Tuesday, December 29, 2009

Genuineness of Faith

Peter says in 1 Peter 1:7, “That the trial of your faith, being much more precious than of gold that perisheth, though it be tried with fire, might be found unto praise and honour and glory at the appearing of Jesus Christ:” In other words, Peter is saying that trials can be purifying experiences for all of us. God often allows trials to come into our lives, not to break us, but to make us.

It’s been said that temptation is that which puts to the test. Trials sent by God do this. A test is never employed for the purpose of injury. Just as a weight is attached to a rope, not to break it, but to prove it. Pressure is applied to a boiler, not to burst it, but to certify its power of resistance.”

Notice that he says, “being much more precious than gold that perisheth.” The picture here is of an ancient goldsmith who puts his crude gold ore in a crucible, subjects it to intense heat, and thus liquefies the mass. The impurities rise to the surface and are skimmed off. When the metal-worker is able to see the reflection of his face clearly mirrored in the surface of the liquid, he takes it off the fire, for he knows that the contents are pure gold. It is with God and His child as well. He puts us in the crucible of Christian suffering, in which process sin is gradually put out of our lives, our faith is purified from the slag of unbelief that somehow mingles with it so often, and the result is the reflection of the face of Jesus Christ in the character of the Christian. This, above all, God the Father desires to see. Christlikeness is God’s ideal for His child. Christian suffering is one of the most potent means to that end.”

Notice that our faith is to be “tried by fire.” Charles Spurgeon once said, “Indeed, it is the honor of faith to be tried. Shall any man say, ‘I have faith, but I have never had to believe under difficulties’? Who knows whether thou hast any faith at all? Shall a man say, ‘I have great faith in God, but I have never had to use it in anything more than the ordinary affairs of life, where I could probably have done without it as well as with it’? Is this to the honor and praise of thy faith? Dost thou think that such a faith as this will bring any great glory to God, or bring to thee any great reward? If so, thou art mightily mistaken.”

Monday, December 14, 2009

The Preeminence of Doctrine

I was just cleaning off some disk space and I found this message that I taught at Calvary Chapel San Antonio a few years ago. God bless Pastor Ron and the folks at CC San Antonio!

The Preeminence of Doctrine

Tuesday, December 8, 2009

Correction Refused

If there is anything that I've learned in years of studying the Bible, it's that none of us are perfect. We all still fall so desperately short of God's ideal for us. It's been said that God will allow us to come to Him just the way that we are, but He loves us too much to let us stay that way. Determined not to give up on us, He brings correction into our lives. II Timothy 3:16-17 says that all Scripture is "inspired by God and profitable for teaching, for reproof, for correction, for training in righteousness so that the man of God may be adequate, equipped for every good work." From this verse we see that God has given us His Word for the purpose of reproving, correcting, training and equipping us.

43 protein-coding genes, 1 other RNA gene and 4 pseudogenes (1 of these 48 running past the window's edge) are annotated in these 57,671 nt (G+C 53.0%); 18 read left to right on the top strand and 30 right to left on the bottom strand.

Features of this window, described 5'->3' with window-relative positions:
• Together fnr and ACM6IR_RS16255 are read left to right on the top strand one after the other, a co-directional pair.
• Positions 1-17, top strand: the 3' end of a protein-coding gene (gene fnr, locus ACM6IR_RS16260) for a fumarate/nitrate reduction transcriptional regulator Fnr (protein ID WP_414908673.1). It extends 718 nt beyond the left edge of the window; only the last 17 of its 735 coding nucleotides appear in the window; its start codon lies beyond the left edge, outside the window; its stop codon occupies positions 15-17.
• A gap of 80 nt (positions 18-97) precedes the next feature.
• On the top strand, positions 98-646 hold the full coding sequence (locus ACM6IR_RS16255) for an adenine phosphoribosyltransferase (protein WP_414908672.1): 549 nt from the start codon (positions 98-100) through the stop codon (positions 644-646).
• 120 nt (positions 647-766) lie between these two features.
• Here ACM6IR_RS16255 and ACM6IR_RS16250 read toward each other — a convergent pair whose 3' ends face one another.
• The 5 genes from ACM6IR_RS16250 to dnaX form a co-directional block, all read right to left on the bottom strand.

Understanding all of that, and I don't know of one Christian that would deny it (at least not in my circles), why is it that we find it so hard to accept correction? I don't think any of us would say that we are perfect. Most of us readily admit that we are flawed to the bone. Don't believe me? Ask your family and friends to be honest with you. We all have our shortcomings, faults and blind spots. No sane person would deny that. All that said, why can we not handle correction?

As I look back over my years of ministry and all of the people that God has brought in and out of my life, it saddens me to remember all of those who simply could not be corrected. It didn't matter how I told them. I could be direct. I could beat around the bush for a little while. Take them to lunch. Try to break it gently, etc… It was all to no avail. In the end, the correction was rejected and the relationship lost. An old preacher friend of mine told me one time, "Son, you can pat them on the back ninety-nine times, but correct them one time and they'll hate you forever." Why is that? Proverbs 12:1 says, "Whoever loves instruction loves knowledge, but he who hates correction is stupid." That's some pretty strong language coming out of the Bible! Jeremiah 5:3 says, "O Lord, do not Your eyes look for truth? You have smitten them, but they did not weaken; You have consumed them, but they refused to take correction. They have made their faces harder than rock; they have refused to repent."

In the end, I'm forced to conclude that we are simply an arrogant lot. Our American culture has convinced us that we have the right to be right. Proverbs 16:25 says, "There is a way which seems right to a man, but its end is the way of death." The writer of Proverbs also wrote, "The fear of the Lord is to hate evil; Pride and arrogance…" Take that last verse to its conclusion and you arrive at the fact that those who do not and will not except correction do not fear God. How truly sad.

The Ant and the Grasshopper

This was sent to me in the other day from one of my friends in the Rio Grande Valley of South Texas. It will really make you think where our nation is going.

The ant works hard in the withering heat all summer long, building his house and laying up supplies for the winter. The grasshopper thinks the ant is a fool and laughs and dances and plays the summer away. Come winter, the ant is warm and well fed. The grasshopper has no food or shelter, so he dies out in the cold.